And now, there is more good news about wikis!! WetPaint, a popular "Wiki-farm" recently announced that they will soon provide person-to-person and private messaging between their users. This means that the users, will from now on be able to send single, or multi-person, private messages, to connect and collaborate with others about their common interests. Interesting?

And there is more news from the "wiki-world": PBwiki, the biggest consumer wiki-farm, currently in operation, has announced a partnership with YackPack, to provide a new widget, called WalkieTalkie, which can be installed on your PBwiki in less than two minutes. Then, everyone who visits your PBwiki will be able to talk to everyone else visiting the page, by simply click-and-hold the YackPack button. This is undoubtedly an innovation that adds credits to wikis, as now the power of voice is added to the contribution. It’s easy, free and fun!! This video explains everything!

As technology evolves, there is no doubt that new methods of communications will evolve. Social media are here to stay and nobody can predict what will emerge tomorrow!

Monday, 16 April 2007

Civility or censorship?

The Easter break in combination with other obligations for the course, didn't allow to me to be active the last weeks, but I'm back again to the blogosphere, where a great debate is held lately, and John's post gives a clear idea about it.

Tim O'Reilly, a publisher who is credited with coining the term "Web 2.0" and Jimmy Wales, the creator of Wikipedia, have begun working to create a set of principles to shape the online discussion. Driven by the death threats against Kathy Sierra, O'Reilly argues that a code of conduct for bloggers seems absolutely necessary in order for everyone "to celebrate the blogosphere". Two badges were also created, to be displayed by the sites that want to link to the code.

The "Draft Bloggers' Code of Conduct" that was posted to O'Reilly's Company's blog, has received more than 300 comments, with contradictory viewpoints, a fact that poses the question how anyone could persuade even a fraction of the millions of bloggers to embrace one set of standards.

Other bloggers, in their own blogs have condemned the code of conduct, arguing that such guidelines have nothing to do with civility and that they are mole like an act of censorship. Indeed, the reason that blogs and all the other new media have become that popular so fast is because they are open to everyone. It is this openness that the idea of a code of conduct clamps down on.

Robert Cox, president of the Media Bloggers Association, commented: "I don't see it as practical in any way and it misses the point in both what is important and what is going to work. It is like a circle of trust and the trick is to being in the circle more valuable to bloggers than being outside of it".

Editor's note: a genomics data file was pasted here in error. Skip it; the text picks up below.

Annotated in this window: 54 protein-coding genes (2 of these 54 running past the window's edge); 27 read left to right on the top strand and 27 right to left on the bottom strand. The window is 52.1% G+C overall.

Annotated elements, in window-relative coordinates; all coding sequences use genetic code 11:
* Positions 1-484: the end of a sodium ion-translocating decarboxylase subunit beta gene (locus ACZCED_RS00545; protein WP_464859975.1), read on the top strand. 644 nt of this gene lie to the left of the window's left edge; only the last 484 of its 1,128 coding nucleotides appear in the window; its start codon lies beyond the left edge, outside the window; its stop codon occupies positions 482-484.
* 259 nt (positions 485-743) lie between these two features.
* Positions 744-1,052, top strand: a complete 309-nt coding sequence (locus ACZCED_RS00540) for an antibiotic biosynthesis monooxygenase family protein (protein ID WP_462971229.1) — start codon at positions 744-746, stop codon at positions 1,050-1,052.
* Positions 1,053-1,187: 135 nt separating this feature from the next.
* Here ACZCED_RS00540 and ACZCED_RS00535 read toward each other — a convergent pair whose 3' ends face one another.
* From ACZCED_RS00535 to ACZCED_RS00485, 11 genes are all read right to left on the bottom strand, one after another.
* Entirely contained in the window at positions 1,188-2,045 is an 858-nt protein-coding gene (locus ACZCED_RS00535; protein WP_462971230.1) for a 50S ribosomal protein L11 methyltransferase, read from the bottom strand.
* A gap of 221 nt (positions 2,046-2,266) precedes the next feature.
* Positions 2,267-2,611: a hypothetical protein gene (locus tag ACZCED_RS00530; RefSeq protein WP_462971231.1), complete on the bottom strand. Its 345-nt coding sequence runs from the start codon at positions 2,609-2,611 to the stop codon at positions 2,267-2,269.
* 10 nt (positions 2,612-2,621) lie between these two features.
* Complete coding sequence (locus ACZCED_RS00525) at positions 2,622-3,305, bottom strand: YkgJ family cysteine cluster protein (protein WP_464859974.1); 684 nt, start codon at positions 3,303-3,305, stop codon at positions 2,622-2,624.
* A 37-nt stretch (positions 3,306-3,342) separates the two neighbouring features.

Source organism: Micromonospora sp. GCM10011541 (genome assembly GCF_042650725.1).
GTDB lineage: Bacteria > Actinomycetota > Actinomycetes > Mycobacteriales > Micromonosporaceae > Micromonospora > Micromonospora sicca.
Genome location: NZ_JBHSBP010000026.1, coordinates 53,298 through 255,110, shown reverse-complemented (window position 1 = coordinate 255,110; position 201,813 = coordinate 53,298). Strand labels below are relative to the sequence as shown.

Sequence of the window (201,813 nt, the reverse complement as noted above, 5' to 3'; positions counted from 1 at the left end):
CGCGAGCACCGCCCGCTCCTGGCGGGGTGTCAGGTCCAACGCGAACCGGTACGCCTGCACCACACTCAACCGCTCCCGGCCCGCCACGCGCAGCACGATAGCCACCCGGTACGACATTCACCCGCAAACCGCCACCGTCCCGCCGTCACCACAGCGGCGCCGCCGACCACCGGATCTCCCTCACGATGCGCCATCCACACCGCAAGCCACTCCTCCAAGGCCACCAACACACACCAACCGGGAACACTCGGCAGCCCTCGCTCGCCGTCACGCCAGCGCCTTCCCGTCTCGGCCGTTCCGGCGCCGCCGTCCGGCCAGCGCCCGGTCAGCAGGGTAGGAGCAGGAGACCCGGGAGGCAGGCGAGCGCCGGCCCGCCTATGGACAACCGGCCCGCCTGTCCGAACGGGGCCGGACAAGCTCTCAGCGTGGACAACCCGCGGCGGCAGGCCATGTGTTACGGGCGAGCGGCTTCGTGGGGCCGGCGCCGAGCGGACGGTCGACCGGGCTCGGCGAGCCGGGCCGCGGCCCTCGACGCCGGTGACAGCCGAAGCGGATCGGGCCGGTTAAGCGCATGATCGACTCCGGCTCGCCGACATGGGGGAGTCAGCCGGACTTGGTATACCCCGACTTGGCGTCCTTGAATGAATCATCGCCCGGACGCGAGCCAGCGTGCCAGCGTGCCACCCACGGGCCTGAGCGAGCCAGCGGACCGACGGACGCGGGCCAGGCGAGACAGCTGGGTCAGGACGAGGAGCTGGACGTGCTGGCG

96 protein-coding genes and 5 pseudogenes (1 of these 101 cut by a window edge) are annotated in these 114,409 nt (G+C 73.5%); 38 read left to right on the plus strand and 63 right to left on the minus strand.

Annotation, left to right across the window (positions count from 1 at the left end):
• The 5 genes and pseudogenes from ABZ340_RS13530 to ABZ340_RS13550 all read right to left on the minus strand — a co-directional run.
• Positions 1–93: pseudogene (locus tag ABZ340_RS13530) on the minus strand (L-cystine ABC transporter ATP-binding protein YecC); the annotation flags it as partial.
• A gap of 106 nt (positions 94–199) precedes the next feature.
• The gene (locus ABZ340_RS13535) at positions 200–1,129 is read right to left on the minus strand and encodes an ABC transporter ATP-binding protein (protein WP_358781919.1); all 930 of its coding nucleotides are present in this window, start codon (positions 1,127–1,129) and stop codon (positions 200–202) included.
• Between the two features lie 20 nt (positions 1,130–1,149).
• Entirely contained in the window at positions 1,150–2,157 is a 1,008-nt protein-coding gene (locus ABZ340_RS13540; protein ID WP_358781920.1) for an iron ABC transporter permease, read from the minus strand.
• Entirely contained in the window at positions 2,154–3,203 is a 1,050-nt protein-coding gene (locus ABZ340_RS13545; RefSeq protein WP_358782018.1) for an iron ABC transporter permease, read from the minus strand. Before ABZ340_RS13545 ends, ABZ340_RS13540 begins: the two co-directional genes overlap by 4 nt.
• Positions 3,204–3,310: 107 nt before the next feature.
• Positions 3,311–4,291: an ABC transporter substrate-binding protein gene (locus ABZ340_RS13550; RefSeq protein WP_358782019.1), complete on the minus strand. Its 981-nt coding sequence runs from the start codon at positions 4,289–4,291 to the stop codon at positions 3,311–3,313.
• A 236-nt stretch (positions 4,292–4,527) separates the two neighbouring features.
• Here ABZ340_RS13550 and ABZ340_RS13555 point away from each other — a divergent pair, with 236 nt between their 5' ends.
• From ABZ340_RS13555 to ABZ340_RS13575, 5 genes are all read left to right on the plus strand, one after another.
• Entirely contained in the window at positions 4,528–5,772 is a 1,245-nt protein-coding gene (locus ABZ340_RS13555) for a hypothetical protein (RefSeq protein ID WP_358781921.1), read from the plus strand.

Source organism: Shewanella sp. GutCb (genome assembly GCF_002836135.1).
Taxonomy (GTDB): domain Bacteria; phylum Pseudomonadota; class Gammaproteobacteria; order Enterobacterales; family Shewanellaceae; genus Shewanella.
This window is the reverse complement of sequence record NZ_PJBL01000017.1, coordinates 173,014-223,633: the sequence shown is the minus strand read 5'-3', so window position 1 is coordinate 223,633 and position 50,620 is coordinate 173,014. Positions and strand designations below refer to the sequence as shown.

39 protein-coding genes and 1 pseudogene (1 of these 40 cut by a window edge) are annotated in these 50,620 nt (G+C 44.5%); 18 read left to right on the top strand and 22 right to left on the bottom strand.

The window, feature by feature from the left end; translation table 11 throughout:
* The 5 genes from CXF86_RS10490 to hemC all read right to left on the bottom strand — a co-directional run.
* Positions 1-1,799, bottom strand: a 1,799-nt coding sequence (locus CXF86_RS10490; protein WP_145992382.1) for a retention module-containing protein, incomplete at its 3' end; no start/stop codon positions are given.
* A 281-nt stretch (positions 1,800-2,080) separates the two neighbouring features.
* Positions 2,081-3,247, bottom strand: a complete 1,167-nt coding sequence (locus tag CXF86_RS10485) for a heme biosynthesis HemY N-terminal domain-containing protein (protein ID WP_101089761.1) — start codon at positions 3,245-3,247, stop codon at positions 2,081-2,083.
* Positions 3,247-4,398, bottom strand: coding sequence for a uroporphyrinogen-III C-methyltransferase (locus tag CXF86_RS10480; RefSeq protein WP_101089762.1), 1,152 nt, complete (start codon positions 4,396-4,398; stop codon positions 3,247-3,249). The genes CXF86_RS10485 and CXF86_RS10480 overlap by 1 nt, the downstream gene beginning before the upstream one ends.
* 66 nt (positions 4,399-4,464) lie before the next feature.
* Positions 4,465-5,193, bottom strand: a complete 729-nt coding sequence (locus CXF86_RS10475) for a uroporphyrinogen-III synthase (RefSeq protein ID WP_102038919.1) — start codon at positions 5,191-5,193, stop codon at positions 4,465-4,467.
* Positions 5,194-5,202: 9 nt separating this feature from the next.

I strongly agree that the offensive and bullying speech should by no means be applauded, but on the other hand, as Shel Holtz says, "some people are jerks, and will be jerks online". It's true that the mask of anonymity favours such attitudes but human values cannot be contained within rules. Civility is a trait, and as a trait cannot be enforced.

Friday, 30 March 2007


This post differs from all the others. It has nothing to do with PR, nor technology. But I feel the need to express my revulsion, about the bloody riots in the streets of Athens, earlier this night, between the fans of Panathinaikos and Olympiakos, the 2 most popular sports clubs in Greece. The clashes, that took place before a women’s' volleyball (!!!!!) game between the two clubs, ended up with several stabbed fans in the hospital, while a 25-year-old guy, was killed.

This is one more act of violence between the fans of the two clubs, which is the continuation of the vendetta that exists between them for many decades. One more act of violence for Greek sports. But this time, there is a dead person. And maybe it' s time for the heads of this country, to take seriously this problem, and act proactively, rather than reactively, because, at least for today, their reaction is too late.

It seems an oxymoron that in the birthplace of the Olympic Games and of the spirit of noble emulation the sports divide the people and creates hate. To be continued? Let’s hope not…

Tuesday, 27 March 2007

Social Media and PR practitioners

Social media seem to have taken the world by storm. They experience an impressive growth, and you can never be sure about the extent you know about them, as everyday something new appears and grows in popularity very fast. There is a great debate about the use of Social Media in Public Relations, as to whether they can really add something new to the profession, or it is just a trend that will eventually fade away.

The results of Euroblog2007, a study that was conducted among PR practitioners from all over Europe dealing with the extent to which social media have been incorporated into the daily PR practices, reveal that there is a great turn towards them, comparing to the 2006 results.

More specifically, PR practitioners find the new media innovative, and the majority of them are of the opinion
in a few years time they will be as integrated in the communication process as the web sites are in our days. Additionally, the evidence shows a great increase in the involvement of the practitioners with blogs, either running one, or commenting on others, on a regular basis.

The greatest advantages that the practitioners believe that weblogs offer are, the scanning of the environment, the fast reaction time to issues and the opportunity for direct feedback. There is also some interesting evidence about the reasons that limit a company's adoption of the new techniques offered by new media.

The most important reason seems to be the lack of skilled personnel, highlighting once again the need for PR practitioners to keep updated about the new advances of technology, as well as the need for the companies to devote time and resources to train their employees.